But Smith’s basketball accomplishments tell only part of his story. You may not know that Smith worked to abolish the death penalty in North Carolina and openly supported gay rights. As a high school senior in 1949, five years before the Supreme Court’s historic ruling in Brown vs. Board of Education, he pleaded in vain with officials to include African-American players on the school’s basketball team. Sixteen years later, after completing his fourth season as the head coach at North Carolina, Smith ventured to New York City and came back to Chapel Hill with Charlie Scott, the most significant recruit of his tenure. Scott became the school’s first African-American scholarship recipient. Smith had successfully integrated major college basketball in the South.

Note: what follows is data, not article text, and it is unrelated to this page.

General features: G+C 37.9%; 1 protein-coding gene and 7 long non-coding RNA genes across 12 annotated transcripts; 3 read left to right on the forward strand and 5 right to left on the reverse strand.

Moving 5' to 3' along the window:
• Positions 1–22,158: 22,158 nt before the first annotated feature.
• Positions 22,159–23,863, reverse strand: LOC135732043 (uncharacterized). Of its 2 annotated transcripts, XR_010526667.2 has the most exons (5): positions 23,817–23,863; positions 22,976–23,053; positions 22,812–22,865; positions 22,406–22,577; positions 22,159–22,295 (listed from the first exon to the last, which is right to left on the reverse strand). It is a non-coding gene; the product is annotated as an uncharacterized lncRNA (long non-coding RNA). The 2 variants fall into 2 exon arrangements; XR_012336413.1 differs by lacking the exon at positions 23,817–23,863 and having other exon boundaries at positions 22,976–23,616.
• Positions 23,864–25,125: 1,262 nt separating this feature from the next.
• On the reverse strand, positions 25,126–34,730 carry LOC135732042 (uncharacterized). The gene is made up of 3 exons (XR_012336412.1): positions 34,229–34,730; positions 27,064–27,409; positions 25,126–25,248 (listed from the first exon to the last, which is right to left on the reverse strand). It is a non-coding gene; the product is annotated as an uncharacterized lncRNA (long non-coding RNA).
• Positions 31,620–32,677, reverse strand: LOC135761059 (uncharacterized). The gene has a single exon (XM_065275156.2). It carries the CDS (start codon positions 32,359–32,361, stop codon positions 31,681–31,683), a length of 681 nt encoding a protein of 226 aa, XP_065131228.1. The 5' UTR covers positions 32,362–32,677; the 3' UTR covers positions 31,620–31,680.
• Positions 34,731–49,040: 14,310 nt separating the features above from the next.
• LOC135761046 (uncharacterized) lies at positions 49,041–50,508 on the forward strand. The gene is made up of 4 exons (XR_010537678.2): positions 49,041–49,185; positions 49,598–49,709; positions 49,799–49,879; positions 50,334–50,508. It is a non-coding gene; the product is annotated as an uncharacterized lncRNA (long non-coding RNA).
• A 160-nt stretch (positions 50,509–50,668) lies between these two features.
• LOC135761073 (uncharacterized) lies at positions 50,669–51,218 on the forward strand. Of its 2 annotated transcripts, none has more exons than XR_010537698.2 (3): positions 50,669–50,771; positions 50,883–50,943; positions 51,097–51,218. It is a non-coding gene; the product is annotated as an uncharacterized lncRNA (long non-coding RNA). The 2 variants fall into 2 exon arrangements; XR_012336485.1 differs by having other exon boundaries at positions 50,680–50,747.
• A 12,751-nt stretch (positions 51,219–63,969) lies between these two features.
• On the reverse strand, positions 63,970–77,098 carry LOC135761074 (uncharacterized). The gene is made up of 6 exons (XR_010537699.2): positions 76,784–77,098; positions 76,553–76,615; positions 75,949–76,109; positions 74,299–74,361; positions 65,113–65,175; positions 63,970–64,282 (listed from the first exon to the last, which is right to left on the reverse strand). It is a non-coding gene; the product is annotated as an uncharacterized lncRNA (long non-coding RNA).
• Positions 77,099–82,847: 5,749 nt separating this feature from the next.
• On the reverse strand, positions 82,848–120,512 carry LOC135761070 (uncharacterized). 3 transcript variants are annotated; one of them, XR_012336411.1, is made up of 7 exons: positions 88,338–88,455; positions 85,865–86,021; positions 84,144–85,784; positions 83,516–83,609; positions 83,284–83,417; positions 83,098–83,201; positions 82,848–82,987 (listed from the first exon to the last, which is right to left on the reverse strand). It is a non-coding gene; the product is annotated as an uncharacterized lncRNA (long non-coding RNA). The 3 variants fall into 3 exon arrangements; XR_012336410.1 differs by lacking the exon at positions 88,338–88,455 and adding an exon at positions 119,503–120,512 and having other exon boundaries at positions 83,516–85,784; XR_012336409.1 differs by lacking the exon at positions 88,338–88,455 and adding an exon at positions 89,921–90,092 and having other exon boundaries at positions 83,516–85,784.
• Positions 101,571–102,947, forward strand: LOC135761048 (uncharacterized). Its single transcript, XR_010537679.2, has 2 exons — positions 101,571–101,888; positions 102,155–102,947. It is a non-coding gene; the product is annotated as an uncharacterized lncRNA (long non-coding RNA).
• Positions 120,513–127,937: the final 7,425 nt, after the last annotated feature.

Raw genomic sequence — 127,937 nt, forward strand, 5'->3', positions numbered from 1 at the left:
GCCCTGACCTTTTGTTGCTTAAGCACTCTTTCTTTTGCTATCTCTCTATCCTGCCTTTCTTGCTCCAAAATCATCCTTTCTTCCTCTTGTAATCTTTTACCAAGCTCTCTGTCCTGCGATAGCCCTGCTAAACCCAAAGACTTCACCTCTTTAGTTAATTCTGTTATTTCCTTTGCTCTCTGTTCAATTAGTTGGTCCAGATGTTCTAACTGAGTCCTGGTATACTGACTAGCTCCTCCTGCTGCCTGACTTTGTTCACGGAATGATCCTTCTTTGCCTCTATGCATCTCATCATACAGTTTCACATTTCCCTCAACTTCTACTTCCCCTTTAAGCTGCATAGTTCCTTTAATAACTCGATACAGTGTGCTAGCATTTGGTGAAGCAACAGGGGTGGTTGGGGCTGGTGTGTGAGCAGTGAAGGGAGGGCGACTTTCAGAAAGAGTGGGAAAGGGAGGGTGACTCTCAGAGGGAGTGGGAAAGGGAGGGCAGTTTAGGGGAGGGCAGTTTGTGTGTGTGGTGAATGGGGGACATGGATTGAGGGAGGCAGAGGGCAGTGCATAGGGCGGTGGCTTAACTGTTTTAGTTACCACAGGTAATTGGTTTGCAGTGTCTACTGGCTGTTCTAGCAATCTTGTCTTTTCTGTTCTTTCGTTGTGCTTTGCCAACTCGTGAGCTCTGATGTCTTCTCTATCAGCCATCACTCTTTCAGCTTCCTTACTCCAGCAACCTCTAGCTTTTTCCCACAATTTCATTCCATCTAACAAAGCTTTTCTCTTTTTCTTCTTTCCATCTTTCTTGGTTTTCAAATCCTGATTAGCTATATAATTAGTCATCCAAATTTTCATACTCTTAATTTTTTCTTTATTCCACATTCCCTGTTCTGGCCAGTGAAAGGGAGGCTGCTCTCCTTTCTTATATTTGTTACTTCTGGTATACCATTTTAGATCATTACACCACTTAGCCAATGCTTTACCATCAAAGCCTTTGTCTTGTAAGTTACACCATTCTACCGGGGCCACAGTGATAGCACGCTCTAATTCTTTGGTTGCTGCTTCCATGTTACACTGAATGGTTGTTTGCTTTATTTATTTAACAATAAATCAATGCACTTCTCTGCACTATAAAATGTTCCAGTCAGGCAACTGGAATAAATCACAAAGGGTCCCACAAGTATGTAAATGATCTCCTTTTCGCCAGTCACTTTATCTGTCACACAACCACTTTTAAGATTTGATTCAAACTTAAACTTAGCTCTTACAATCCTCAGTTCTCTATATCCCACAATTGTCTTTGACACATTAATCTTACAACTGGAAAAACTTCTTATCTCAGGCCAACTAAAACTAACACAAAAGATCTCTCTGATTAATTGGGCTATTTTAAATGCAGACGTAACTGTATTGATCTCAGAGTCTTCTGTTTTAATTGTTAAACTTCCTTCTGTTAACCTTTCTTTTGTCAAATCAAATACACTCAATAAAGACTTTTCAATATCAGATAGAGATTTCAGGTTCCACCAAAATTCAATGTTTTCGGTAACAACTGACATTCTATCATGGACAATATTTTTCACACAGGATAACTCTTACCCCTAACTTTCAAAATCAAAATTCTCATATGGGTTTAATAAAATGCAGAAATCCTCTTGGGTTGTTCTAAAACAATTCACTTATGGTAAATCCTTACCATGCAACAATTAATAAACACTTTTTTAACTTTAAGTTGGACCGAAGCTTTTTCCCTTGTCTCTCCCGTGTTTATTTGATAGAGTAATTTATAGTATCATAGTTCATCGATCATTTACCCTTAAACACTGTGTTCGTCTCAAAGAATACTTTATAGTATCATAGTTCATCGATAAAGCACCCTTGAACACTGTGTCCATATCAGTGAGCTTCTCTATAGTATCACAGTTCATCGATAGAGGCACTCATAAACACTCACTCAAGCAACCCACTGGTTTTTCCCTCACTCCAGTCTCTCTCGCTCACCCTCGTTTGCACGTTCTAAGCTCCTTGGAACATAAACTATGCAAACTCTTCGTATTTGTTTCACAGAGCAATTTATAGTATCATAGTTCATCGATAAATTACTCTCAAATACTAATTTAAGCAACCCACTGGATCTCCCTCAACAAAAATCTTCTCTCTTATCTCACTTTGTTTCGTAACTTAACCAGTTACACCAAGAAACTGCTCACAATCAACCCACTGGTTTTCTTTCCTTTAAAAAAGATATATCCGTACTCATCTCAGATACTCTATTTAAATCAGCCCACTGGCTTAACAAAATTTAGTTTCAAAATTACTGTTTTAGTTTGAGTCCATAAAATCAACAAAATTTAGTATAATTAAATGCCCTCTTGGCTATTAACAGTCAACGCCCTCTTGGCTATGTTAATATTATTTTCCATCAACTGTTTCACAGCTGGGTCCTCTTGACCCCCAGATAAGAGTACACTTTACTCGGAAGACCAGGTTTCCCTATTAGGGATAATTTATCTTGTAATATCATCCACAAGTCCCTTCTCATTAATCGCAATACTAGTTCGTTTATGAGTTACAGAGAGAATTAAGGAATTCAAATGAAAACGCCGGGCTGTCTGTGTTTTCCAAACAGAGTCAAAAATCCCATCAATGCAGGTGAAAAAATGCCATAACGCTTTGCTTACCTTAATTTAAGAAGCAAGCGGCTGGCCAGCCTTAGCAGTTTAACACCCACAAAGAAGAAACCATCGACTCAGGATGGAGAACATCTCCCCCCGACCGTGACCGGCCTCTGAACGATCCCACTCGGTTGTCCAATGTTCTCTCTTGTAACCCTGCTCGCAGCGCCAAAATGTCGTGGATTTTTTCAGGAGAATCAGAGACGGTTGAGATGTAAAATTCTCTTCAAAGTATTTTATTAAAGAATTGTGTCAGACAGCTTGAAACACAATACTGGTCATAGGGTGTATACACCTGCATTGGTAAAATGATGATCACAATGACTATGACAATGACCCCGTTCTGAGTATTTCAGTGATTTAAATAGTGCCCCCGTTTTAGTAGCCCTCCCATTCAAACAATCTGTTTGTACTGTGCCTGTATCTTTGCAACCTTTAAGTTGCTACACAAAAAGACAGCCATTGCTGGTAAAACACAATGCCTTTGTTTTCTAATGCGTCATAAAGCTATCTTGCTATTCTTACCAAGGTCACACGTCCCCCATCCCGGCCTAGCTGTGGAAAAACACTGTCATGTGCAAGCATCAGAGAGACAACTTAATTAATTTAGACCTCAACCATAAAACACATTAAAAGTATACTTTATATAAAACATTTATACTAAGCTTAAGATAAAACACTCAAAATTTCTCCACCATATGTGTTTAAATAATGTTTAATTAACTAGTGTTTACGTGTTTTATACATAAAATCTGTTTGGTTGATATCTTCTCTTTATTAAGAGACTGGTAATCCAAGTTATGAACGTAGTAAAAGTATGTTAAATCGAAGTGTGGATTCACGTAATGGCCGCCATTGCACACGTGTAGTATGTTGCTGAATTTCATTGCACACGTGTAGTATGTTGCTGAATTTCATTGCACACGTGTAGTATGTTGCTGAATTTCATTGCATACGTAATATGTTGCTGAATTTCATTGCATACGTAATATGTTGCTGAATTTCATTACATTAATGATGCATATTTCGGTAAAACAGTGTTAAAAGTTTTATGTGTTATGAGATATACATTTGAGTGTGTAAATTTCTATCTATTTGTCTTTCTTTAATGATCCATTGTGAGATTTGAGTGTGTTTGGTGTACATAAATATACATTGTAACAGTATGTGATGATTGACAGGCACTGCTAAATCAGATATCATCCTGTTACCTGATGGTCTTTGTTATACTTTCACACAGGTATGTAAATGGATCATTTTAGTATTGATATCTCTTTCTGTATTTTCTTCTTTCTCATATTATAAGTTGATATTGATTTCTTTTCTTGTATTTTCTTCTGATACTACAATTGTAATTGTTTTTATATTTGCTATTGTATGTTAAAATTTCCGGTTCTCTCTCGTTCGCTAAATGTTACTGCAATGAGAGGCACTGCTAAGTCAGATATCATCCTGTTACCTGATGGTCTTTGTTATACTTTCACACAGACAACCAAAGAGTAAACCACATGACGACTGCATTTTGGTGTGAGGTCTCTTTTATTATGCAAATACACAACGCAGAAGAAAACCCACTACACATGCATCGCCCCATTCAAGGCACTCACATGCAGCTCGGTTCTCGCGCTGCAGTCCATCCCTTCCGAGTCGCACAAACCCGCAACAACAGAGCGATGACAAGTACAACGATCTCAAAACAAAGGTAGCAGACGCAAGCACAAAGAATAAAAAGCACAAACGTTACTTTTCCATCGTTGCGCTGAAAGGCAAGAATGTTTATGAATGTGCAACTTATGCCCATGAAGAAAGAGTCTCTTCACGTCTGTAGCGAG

Smith passed away in February 2015, and Dean Smith: A Basketball Life takes stock of this extraordinary man whose ideas and philosophies have shaped the best of what college basketball has been and should aspire to be in the future. In this revealing biography, author Jeff Davis calls on the reminiscences of Coach Smith’s closest friends and associates, former players, coaches, and rivals, and a wealth of secondary sources, to render a rich and vivid portrait of this towering figure of 20th-century American sports.